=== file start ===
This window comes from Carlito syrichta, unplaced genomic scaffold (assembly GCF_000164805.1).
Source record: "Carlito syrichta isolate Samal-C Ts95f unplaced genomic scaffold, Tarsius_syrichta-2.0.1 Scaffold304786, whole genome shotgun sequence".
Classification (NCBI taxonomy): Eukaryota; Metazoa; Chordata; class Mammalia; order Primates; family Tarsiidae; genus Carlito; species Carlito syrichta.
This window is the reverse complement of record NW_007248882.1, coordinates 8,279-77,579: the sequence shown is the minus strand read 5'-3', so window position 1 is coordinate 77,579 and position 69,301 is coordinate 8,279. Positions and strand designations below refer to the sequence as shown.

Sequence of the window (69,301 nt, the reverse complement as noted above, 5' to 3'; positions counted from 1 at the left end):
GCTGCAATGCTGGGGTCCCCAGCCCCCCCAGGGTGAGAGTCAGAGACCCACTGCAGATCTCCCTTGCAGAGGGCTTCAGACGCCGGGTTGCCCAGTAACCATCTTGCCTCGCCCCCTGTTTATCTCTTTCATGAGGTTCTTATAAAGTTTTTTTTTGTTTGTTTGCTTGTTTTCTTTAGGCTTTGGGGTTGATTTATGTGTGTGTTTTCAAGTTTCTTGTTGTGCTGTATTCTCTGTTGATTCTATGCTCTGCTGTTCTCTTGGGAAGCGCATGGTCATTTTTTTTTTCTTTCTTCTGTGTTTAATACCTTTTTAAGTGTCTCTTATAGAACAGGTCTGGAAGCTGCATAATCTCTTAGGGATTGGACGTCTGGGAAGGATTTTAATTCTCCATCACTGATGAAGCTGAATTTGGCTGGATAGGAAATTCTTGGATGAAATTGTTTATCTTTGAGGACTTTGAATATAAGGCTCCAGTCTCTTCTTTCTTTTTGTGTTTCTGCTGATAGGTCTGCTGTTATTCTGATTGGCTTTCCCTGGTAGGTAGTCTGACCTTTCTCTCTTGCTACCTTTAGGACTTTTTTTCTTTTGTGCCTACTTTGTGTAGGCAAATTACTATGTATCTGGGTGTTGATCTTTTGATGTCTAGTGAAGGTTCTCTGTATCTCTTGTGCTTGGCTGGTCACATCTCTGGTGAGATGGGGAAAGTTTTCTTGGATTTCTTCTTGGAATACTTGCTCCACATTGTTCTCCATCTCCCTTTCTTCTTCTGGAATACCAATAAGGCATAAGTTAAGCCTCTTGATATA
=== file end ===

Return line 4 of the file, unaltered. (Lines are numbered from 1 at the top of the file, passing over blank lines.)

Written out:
This window is the reverse complement of record NW_007248882.1, coordinates 8,279-77,579: the sequence shown is the minus strand read 5'-3', so window position 1 is coordinate 77,579 and position 69,301 is coordinate 8,279. Positions and strand designations below refer to the sequence as shown.